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US toll in Iraq nears '91 war deaths
( 2003-07-09 14:10) (Agencies)

The Pentagon on Tuesday raised its count of Americans killed by hostile fire in Iraq since the war began in March to 143, a figure that approaches the 147 killed in the 1991 Gulf War.

A US Army Carlisle Barracks funeral honors team gun formation stands in the center of a road in front of the Trinity Epicscopal Church in Bethlehem, Pa., Tuesday July 8, 2003, as the flag-draped casket of US Army First Sgt. Christopher Coffin is carried into the church for a memorial service. Coffin, 51, an Army reservist, was killed in Iraq last week under circumstances currently under investigation by the Army. [AP]

When President Bush declared major combat operations had ended on May 1, the number killed in action stood at 114. Since then, guerrilla-style attacks have taken another 29 American lives, and Bush as well as US military commanders have said the war is not yet over.

"Rough road behind, rough road ahead," Gen. Tommy Franks, who commanded US forces in the war, said Monday at a ceremony in which he handed over command of the operation to Gen. John Abizaid.

In the latest slayings, a roadside bomb killed one soldier traveling in an Army convoy Monday, and on Sunday night an American was shot to death in a Baghdad gun battle. Also Sunday, a US soldier was shot and killed at close range while drinking a soda at Baghdad University.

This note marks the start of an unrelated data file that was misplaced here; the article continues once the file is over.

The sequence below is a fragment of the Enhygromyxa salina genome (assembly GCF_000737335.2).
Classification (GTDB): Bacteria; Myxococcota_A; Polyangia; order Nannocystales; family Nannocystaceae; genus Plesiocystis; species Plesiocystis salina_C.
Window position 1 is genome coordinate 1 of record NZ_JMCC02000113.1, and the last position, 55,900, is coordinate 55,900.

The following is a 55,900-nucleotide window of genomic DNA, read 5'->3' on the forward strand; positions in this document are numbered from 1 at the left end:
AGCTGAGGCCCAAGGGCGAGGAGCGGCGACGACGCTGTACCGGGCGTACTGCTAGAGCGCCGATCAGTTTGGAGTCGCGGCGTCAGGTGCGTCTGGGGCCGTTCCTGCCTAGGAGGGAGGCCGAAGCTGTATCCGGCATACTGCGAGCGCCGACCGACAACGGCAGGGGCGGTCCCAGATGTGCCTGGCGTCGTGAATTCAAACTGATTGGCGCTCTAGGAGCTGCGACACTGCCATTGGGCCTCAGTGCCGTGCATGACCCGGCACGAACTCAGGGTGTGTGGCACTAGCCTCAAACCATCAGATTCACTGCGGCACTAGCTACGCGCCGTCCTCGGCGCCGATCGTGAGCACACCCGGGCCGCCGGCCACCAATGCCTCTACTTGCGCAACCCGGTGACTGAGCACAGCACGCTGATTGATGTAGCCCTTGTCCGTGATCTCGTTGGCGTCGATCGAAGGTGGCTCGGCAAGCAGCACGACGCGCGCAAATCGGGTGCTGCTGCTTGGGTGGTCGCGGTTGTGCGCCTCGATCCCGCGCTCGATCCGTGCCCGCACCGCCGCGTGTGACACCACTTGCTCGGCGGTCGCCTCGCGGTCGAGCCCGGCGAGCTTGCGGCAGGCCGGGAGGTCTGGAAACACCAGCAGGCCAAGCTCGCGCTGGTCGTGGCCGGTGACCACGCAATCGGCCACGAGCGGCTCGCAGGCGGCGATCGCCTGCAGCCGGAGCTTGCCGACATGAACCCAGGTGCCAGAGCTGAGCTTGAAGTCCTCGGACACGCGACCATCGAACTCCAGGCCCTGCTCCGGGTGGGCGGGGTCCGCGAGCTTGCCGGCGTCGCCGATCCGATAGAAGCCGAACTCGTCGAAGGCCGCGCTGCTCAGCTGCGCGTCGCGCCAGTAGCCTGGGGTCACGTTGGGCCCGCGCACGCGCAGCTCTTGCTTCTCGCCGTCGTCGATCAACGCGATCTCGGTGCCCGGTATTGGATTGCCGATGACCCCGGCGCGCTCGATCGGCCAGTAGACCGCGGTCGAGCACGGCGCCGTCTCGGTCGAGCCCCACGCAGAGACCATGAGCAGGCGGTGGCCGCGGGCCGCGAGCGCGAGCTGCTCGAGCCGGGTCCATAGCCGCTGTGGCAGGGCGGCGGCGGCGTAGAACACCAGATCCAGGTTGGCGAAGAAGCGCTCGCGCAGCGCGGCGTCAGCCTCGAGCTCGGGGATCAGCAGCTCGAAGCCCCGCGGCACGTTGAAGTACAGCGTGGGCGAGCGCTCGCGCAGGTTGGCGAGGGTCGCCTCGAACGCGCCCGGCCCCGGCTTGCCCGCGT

On Tuesday the US Central Command said a US soldier attached to the 101st Airborne Division died of a gunshot wound in a non-combat incident in Balad, north of Baghdad, on Monday. The name of the soldier was being withheld until relatives could be notified.

In recent weeks, resistance forces have launched about a dozen attacks a day on American troops. Pentagon officials say the attacks are coming from a variety of anti-occupation forces, including former Baath Party members, paramilitaries, non-Iraqi fighters and remnants of Saddam Hussein's security forces.

The total number of Americans who have died in Iraq since the conflict began March 20 stands at 212, including the death Monday in Balad. That number includes 69 deaths in accidents and other non-hostile circumstances. About two-thirds of the non-hostile deaths have come since May 1.

In the 1991 war, 147 were killed by hostile fire. The war began Jan. 17 and ended with a cease-fire on Feb. 28. There also were 235 non-hostile deaths, including a number of soldiers who died during the US buildup in Saudi Arabia and others who died in Kuwait after the fighting ended.

In the current war in Iraq, the 212 deaths include 123 from the Army, 80 from the Marine Corps, five from the Air Force and four from the Navy.

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